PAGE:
"Though K. Hovnanian does not have any active communities in the Tucson market, given the acquisition of Four Seasons at Rancho del Lago, we are committed to providing excellent, hands-on customer service to our Tucson homeowners."

To Tim Oakes, designated broker for Del Lago Realty, the biggest selling point for the community is its facilities and amenities, which he described as "absolutely incredible."

Building has stopped in the area, and prices have dropped to the $140,000s, he said. But because of those facilities and eventual growth, "I think it's still a gold mine," Oakes said. "The facilities are great."

More and more, developers and investors are purchasing unfinished developments, which some experts say is a sign the housing market is hitting a bottom.

"I think a lot of (builders) believe there is going to be potential in a couple of years," said Jay Q. Butler, real estate studies director at Arizona State University.

"Pulte, of course, is going to play on the Del Webb name, and, of course, with the aging baby boomers, they feel this is going to be a big growth market in the coming years," Butler said.

University of Arizona economist Marshall Vest said deals like Pulte's or the recent purchase of the unfinished River Walk townhomes development in the Foothills are a key step in forming a bottom for the housing market.

"It is part of the process and it simply reflects that the appetite for risk is returning," he said. "And it's good news because private capital is coming in now and buying up these assets that are really very cheap."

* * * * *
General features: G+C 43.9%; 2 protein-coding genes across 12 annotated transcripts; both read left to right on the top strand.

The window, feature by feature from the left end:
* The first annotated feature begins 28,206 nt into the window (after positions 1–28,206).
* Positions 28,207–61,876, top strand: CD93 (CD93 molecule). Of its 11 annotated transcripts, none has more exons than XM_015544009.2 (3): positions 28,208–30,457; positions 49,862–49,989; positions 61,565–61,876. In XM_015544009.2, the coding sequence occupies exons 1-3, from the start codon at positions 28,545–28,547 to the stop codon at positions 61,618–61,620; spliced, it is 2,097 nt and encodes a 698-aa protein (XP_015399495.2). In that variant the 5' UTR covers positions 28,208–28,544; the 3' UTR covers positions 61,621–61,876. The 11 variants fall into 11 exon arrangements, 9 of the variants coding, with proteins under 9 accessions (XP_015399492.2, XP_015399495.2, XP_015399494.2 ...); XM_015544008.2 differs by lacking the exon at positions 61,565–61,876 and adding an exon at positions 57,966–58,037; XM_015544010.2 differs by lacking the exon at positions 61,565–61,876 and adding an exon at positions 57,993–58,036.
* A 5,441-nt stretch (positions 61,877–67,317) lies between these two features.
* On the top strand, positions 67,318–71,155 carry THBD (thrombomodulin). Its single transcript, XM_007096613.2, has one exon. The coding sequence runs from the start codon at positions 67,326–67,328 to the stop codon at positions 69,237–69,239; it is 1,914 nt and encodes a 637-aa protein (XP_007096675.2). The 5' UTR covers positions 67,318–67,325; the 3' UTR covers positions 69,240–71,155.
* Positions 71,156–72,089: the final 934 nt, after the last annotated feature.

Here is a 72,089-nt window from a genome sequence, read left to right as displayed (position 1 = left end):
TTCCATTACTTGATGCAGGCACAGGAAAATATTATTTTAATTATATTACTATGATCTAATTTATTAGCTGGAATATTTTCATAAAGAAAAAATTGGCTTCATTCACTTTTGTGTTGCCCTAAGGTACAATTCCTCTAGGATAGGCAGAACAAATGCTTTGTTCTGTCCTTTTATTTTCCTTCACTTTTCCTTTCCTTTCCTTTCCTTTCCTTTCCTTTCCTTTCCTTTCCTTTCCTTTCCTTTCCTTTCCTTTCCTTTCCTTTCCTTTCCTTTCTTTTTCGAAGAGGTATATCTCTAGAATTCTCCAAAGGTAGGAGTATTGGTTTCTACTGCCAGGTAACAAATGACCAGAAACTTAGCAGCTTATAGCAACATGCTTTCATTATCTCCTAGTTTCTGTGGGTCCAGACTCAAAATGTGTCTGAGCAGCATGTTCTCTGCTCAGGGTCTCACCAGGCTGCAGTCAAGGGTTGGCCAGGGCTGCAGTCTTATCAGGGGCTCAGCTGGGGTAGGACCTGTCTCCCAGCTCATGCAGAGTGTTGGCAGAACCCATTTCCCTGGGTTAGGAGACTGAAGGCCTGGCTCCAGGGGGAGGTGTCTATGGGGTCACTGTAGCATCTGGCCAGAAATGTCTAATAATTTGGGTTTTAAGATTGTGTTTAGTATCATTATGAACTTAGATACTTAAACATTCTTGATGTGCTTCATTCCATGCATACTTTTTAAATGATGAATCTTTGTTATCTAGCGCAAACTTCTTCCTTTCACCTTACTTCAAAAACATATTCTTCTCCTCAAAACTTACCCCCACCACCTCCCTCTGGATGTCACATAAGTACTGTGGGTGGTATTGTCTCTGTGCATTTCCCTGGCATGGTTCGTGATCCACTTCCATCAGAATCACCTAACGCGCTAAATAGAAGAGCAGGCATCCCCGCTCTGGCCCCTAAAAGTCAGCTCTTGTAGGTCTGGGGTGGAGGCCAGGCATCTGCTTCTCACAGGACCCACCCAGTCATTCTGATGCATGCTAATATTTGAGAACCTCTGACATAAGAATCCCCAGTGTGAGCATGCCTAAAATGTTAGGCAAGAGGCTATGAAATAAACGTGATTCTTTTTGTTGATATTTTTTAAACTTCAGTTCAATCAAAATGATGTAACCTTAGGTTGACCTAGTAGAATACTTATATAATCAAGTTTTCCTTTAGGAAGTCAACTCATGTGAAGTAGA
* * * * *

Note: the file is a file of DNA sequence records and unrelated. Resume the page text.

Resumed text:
07 July 2009

Interesting Reader Review of Leisureville

Many Baby Boomers, as we draw closer and closer to the magic number that will allow, or maybe require, us to retire from full-time employment, find ourselves at least a little bit tempted to move into one of the hundreds of age-restricted communities that are popping up all over the country. After all, we reason, we have spent a lifetime paying taxes (including school district taxes for decades after the graduation of our last child), commuting to and from work, and tolerating the unruly behavior and noise of all those kids who live next door and down the street. Don’t we deserve to live our last couple of decades in peace and quiet, among people who share our interests and concerns, and away from the noise and clutter of those not as far into life’s journey as we are?

Andrew Blechman became intrigued by the concept of age-restricted communities when two of his neighbors moved from their longtime home in New England to The Villages, a Florida community designed for people wanting to immerse themselves in a lifestyle of leisure activities and relative isolation from the rest of the world. Blechman became so curious, in fact, that he moved in with his old neighbors for a few weeks to live that lifestyle for himself. Leisureville: Adventures in America’s Retirement Utopias is largely the product of what he learned from the time he spent there.